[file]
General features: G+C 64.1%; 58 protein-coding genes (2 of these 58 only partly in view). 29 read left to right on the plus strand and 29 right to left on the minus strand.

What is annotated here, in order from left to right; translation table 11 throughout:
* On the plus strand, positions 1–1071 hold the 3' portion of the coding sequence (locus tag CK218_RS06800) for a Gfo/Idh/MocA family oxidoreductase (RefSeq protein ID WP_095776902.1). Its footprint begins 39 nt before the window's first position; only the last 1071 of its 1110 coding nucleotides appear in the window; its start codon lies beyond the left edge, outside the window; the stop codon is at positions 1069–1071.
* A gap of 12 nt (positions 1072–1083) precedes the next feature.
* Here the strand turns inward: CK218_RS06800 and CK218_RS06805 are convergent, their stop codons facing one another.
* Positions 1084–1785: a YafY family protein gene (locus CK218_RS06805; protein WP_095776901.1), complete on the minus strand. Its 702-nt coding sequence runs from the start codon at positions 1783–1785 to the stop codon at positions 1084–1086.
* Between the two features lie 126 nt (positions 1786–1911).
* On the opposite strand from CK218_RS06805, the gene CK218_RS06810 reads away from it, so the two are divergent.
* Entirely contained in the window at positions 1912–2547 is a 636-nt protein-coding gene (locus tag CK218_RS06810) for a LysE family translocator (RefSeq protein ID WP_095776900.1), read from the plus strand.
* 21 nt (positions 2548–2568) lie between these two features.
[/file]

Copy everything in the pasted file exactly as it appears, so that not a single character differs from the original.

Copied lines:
General features: G+C 64.1%; 58 protein-coding genes (2 of these 58 only partly in view). 29 read left to right on the plus strand and 29 right to left on the minus strand.

What is annotated here, in order from left to right; translation table 11 throughout:
* On the plus strand, positions 1–1071 hold the 3' portion of the coding sequence (locus tag CK218_RS06800) for a Gfo/Idh/MocA family oxidoreductase (RefSeq protein ID WP_095776902.1). Its footprint begins 39 nt before the window's first position; only the last 1071 of its 1110 coding nucleotides appear in the window; its start codon lies beyond the left edge, outside the window; the stop codon is at positions 1069–1071.
* A gap of 12 nt (positions 1072–1083) precedes the next feature.
* Here the strand turns inward: CK218_RS06800 and CK218_RS06805 are convergent, their stop codons facing one another.
* Positions 1084–1785: a YafY family protein gene (locus CK218_RS06805; protein WP_095776901.1), complete on the minus strand. Its 702-nt coding sequence runs from the start codon at positions 1783–1785 to the stop codon at positions 1084–1086.
* Between the two features lie 126 nt (positions 1786–1911).
* On the opposite strand from CK218_RS06805, the gene CK218_RS06810 reads away from it, so the two are divergent.
* Entirely contained in the window at positions 1912–2547 is a 636-nt protein-coding gene (locus tag CK218_RS06810) for a LysE family translocator (RefSeq protein ID WP_095776900.1), read from the plus strand.
* 21 nt (positions 2548–2568) lie between these two features.